Availability:C-language interface function
status_and_flags)This function may be called instead of PL_halt()
to cleanup Prolog without exiting the process. It performs the reverse
It runs the PL_on_halt()
handlers, closes all streams (except for the standard I/O
streams, which are flushed only), restores all signal handlers and
reclaims all memory unless asked not to. status_and_flags
accepts the following flags:
- Do not reclaim memory. This is the default when called from PL_halt()
for the release versions because the OS will do so anyway.
- Do not allow Prolog and foreign halt hooks to cancel the
The return value of PL_cleanup()
is one of the following:
- A Prolog or foreign halt hook cancelled the cleanup. Note that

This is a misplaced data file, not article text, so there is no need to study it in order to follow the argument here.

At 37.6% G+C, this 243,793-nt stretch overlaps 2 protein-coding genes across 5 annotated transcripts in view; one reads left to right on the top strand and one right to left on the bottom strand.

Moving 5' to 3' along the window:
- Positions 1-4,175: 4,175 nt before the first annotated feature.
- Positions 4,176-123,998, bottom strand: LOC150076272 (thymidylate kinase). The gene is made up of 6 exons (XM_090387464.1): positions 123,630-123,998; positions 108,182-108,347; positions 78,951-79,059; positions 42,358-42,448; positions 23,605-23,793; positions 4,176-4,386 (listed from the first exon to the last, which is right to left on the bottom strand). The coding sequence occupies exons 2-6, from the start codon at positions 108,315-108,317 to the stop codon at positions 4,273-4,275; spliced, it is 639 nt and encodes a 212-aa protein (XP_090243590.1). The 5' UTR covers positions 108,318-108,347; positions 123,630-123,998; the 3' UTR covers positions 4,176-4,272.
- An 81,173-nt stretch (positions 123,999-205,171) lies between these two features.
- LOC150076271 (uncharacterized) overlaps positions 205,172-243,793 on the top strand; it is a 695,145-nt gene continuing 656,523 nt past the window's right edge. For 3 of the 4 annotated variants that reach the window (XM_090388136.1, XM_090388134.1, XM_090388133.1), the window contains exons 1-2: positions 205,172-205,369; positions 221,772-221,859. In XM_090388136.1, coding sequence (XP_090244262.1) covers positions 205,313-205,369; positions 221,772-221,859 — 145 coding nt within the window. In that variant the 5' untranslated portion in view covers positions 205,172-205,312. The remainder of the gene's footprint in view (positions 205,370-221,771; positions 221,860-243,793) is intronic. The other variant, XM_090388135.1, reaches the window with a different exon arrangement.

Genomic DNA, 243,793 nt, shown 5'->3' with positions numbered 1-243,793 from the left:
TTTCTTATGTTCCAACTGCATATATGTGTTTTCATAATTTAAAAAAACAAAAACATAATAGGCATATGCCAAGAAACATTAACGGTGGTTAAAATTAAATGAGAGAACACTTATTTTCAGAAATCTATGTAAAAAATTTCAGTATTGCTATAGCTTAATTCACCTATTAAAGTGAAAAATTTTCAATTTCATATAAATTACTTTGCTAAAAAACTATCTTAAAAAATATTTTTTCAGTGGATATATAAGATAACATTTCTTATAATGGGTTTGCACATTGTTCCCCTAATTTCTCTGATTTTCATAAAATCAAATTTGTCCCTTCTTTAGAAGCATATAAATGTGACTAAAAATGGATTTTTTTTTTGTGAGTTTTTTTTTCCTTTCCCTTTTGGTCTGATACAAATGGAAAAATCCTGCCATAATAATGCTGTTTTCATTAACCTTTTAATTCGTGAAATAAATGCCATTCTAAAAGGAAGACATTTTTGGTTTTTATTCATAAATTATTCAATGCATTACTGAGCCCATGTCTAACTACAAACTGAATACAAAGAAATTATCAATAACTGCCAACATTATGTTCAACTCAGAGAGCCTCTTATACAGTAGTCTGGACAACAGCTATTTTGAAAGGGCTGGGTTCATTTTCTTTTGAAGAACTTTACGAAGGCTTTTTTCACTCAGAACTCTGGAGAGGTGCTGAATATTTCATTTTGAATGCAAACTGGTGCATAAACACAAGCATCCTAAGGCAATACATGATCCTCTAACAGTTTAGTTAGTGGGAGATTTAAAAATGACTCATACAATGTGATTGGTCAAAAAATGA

some of the halt hooks may have been executed.
- Cleanup completed successfully. Unless
was specified this implies most of the memory was reclaimed and Prolog
may be reinitialized in the same process using PL_initialise().
- Cleanup failed. This happens if the user requested to reclaim all memory
but this failed because the system was not able to
join all Prolog threads and could therefore not reclaim the
was called from a hook called by the cleanup process.
allows deleting and restarting the Prolog system in the same process. In
versions older than 8.5.9 this did not work. As of version 8.5.9, it
works for the basic Prolog engine. Many of the plugins that contain
foreign code do not implement a suitable uninstall handler and
will leak memory and possibly other resources. Note that shutting Prolog
down and renitializing it is slow. For almost all scenarios there are
faster alternatives such as reloading modified code, using temporary
modules, using threads, etc.